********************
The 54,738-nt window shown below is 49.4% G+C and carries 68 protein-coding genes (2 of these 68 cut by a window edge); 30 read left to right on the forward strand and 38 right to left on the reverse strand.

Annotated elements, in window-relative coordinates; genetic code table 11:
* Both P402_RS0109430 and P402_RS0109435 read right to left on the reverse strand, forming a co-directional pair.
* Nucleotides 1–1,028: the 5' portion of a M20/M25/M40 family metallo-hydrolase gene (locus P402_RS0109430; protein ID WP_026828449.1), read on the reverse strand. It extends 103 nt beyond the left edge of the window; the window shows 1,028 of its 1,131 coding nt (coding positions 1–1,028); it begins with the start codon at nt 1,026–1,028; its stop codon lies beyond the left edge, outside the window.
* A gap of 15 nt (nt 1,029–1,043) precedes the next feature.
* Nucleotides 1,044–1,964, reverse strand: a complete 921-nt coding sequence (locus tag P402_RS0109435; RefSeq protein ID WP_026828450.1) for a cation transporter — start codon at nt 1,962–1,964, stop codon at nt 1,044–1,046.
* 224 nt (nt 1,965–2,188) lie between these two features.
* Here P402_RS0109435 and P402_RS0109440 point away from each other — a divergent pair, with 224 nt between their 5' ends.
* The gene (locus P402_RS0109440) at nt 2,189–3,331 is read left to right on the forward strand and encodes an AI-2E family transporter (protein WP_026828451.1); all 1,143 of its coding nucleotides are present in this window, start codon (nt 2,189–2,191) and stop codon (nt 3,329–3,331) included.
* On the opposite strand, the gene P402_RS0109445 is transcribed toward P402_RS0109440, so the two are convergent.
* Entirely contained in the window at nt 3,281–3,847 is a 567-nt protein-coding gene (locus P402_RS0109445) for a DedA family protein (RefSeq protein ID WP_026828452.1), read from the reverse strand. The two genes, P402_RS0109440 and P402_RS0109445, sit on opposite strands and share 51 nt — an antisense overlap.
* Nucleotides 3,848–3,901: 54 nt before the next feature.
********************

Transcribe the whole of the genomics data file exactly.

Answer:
The 54,738-nt window shown below is 49.4% G+C and carries 68 protein-coding genes (2 of these 68 cut by a window edge); 30 read left to right on the forward strand and 38 right to left on the reverse strand.

Annotated elements, in window-relative coordinates; genetic code table 11:
* Both P402_RS0109430 and P402_RS0109435 read right to left on the reverse strand, forming a co-directional pair.
* Nucleotides 1–1,028: the 5' portion of a M20/M25/M40 family metallo-hydrolase gene (locus P402_RS0109430; protein ID WP_026828449.1), read on the reverse strand. It extends 103 nt beyond the left edge of the window; the window shows 1,028 of its 1,131 coding nt (coding positions 1–1,028); it begins with the start codon at nt 1,026–1,028; its stop codon lies beyond the left edge, outside the window.
* A gap of 15 nt (nt 1,029–1,043) precedes the next feature.
* Nucleotides 1,044–1,964, reverse strand: a complete 921-nt coding sequence (locus tag P402_RS0109435; RefSeq protein ID WP_026828450.1) for a cation transporter — start codon at nt 1,962–1,964, stop codon at nt 1,044–1,046.
* 224 nt (nt 1,965–2,188) lie between these two features.
* Here P402_RS0109435 and P402_RS0109440 point away from each other — a divergent pair, with 224 nt between their 5' ends.
* The gene (locus P402_RS0109440) at nt 2,189–3,331 is read left to right on the forward strand and encodes an AI-2E family transporter (protein WP_026828451.1); all 1,143 of its coding nucleotides are present in this window, start codon (nt 2,189–2,191) and stop codon (nt 3,329–3,331) included.
* On the opposite strand, the gene P402_RS0109445 is transcribed toward P402_RS0109440, so the two are convergent.
* Entirely contained in the window at nt 3,281–3,847 is a 567-nt protein-coding gene (locus P402_RS0109445) for a DedA family protein (RefSeq protein ID WP_026828452.1), read from the reverse strand. The two genes, P402_RS0109440 and P402_RS0109445, sit on opposite strands and share 51 nt — an antisense overlap.
* Nucleotides 3,848–3,901: 54 nt before the next feature.